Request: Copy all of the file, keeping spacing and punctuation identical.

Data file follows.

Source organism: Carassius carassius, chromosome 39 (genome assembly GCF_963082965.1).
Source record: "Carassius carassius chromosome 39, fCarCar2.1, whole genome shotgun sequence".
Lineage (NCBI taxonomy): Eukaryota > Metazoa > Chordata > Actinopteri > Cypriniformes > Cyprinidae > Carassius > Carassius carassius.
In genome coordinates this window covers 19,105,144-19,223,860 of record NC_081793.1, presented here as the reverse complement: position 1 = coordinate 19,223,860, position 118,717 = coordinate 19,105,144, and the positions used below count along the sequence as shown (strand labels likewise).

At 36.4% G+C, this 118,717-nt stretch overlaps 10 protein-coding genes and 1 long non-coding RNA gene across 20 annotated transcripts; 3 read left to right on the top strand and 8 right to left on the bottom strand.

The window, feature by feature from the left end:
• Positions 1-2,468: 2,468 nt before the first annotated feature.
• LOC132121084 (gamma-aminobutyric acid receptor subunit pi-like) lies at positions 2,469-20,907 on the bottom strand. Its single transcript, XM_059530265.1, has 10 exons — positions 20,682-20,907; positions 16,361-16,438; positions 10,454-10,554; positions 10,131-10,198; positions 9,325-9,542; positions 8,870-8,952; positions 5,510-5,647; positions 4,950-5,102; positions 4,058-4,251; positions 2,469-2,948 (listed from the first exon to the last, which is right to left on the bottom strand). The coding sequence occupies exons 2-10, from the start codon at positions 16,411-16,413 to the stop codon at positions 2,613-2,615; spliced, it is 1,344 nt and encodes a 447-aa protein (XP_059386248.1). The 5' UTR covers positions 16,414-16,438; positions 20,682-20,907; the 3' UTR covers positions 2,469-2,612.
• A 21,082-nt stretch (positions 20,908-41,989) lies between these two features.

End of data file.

Source organism: Carassius carassius, chromosome 39 (genome assembly GCF_963082965.1).
Source record: "Carassius carassius chromosome 39, fCarCar2.1, whole genome shotgun sequence".
Lineage (NCBI taxonomy): Eukaryota > Metazoa > Chordata > Actinopteri > Cypriniformes > Cyprinidae > Carassius > Carassius carassius.
In genome coordinates this window covers 19,105,144-19,223,860 of record NC_081793.1, presented here as the reverse complement: position 1 = coordinate 19,223,860, position 118,717 = coordinate 19,105,144, and the positions used below count along the sequence as shown (strand labels likewise).

At 36.4% G+C, this 118,717-nt stretch overlaps 10 protein-coding genes and 1 long non-coding RNA gene across 20 annotated transcripts; 3 read left to right on the top strand and 8 right to left on the bottom strand.

The window, feature by feature from the left end:
• Positions 1-2,468: 2,468 nt before the first annotated feature.
• LOC132121084 (gamma-aminobutyric acid receptor subunit pi-like) lies at positions 2,469-20,907 on the bottom strand. Its single transcript, XM_059530265.1, has 10 exons — positions 20,682-20,907; positions 16,361-16,438; positions 10,454-10,554; positions 10,131-10,198; positions 9,325-9,542; positions 8,870-8,952; positions 5,510-5,647; positions 4,950-5,102; positions 4,058-4,251; positions 2,469-2,948 (listed from the first exon to the last, which is right to left on the bottom strand). The coding sequence occupies exons 2-10, from the start codon at positions 16,411-16,413 to the stop codon at positions 2,613-2,615; spliced, it is 1,344 nt and encodes a 447-aa protein (XP_059386248.1). The 5' UTR covers positions 16,414-16,438; positions 20,682-20,907; the 3' UTR covers positions 2,469-2,612.
• A 21,082-nt stretch (positions 20,908-41,989) lies between these two features.